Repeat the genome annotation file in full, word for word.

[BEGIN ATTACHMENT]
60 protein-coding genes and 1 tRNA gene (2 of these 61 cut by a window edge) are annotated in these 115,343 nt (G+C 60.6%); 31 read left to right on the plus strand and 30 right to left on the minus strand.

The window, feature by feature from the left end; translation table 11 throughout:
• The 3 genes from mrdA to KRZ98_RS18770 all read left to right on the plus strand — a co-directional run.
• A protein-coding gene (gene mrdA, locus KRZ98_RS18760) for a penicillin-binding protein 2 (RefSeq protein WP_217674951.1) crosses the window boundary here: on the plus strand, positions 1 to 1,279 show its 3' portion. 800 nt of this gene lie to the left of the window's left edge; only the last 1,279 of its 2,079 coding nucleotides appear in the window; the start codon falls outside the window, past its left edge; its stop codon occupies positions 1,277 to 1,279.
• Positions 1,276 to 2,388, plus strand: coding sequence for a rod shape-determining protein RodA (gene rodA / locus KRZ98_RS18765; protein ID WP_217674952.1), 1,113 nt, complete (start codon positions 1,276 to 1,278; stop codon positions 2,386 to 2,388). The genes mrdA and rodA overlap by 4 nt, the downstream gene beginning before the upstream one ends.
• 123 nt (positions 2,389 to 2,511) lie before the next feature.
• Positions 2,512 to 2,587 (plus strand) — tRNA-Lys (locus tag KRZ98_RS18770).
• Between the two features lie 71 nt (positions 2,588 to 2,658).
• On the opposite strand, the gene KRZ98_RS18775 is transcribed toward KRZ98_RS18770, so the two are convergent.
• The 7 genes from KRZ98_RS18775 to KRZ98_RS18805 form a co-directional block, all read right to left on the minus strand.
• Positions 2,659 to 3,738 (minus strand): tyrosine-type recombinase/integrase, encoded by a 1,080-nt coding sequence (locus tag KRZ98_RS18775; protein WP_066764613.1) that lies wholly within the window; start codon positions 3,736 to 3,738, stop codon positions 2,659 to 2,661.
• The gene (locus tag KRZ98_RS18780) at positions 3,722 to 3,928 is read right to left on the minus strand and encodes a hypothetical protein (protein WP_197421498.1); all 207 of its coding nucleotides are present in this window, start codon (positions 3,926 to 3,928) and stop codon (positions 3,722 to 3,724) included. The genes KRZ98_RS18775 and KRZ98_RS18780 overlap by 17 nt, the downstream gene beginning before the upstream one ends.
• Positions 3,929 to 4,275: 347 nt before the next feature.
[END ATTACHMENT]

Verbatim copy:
60 protein-coding genes and 1 tRNA gene (2 of these 61 cut by a window edge) are annotated in these 115,343 nt (G+C 60.6%); 31 read left to right on the plus strand and 30 right to left on the minus strand.

The window, feature by feature from the left end; translation table 11 throughout:
• The 3 genes from mrdA to KRZ98_RS18770 all read left to right on the plus strand — a co-directional run.
• A protein-coding gene (gene mrdA, locus KRZ98_RS18760) for a penicillin-binding protein 2 (RefSeq protein WP_217674951.1) crosses the window boundary here: on the plus strand, positions 1 to 1,279 show its 3' portion. 800 nt of this gene lie to the left of the window's left edge; only the last 1,279 of its 2,079 coding nucleotides appear in the window; the start codon falls outside the window, past its left edge; its stop codon occupies positions 1,277 to 1,279.
• Positions 1,276 to 2,388, plus strand: coding sequence for a rod shape-determining protein RodA (gene rodA / locus KRZ98_RS18765; protein ID WP_217674952.1), 1,113 nt, complete (start codon positions 1,276 to 1,278; stop codon positions 2,386 to 2,388). The genes mrdA and rodA overlap by 4 nt, the downstream gene beginning before the upstream one ends.
• 123 nt (positions 2,389 to 2,511) lie before the next feature.
• Positions 2,512 to 2,587 (plus strand) — tRNA-Lys (locus tag KRZ98_RS18770).
• Between the two features lie 71 nt (positions 2,588 to 2,658).
• On the opposite strand, the gene KRZ98_RS18775 is transcribed toward KRZ98_RS18770, so the two are convergent.
• The 7 genes from KRZ98_RS18775 to KRZ98_RS18805 form a co-directional block, all read right to left on the minus strand.
• Positions 2,659 to 3,738 (minus strand): tyrosine-type recombinase/integrase, encoded by a 1,080-nt coding sequence (locus tag KRZ98_RS18775; protein WP_066764613.1) that lies wholly within the window; start codon positions 3,736 to 3,738, stop codon positions 2,659 to 2,661.
• The gene (locus tag KRZ98_RS18780) at positions 3,722 to 3,928 is read right to left on the minus strand and encodes a hypothetical protein (protein WP_197421498.1); all 207 of its coding nucleotides are present in this window, start codon (positions 3,926 to 3,928) and stop codon (positions 3,722 to 3,724) included. The genes KRZ98_RS18775 and KRZ98_RS18780 overlap by 17 nt, the downstream gene beginning before the upstream one ends.
• Positions 3,929 to 4,275: 347 nt before the next feature.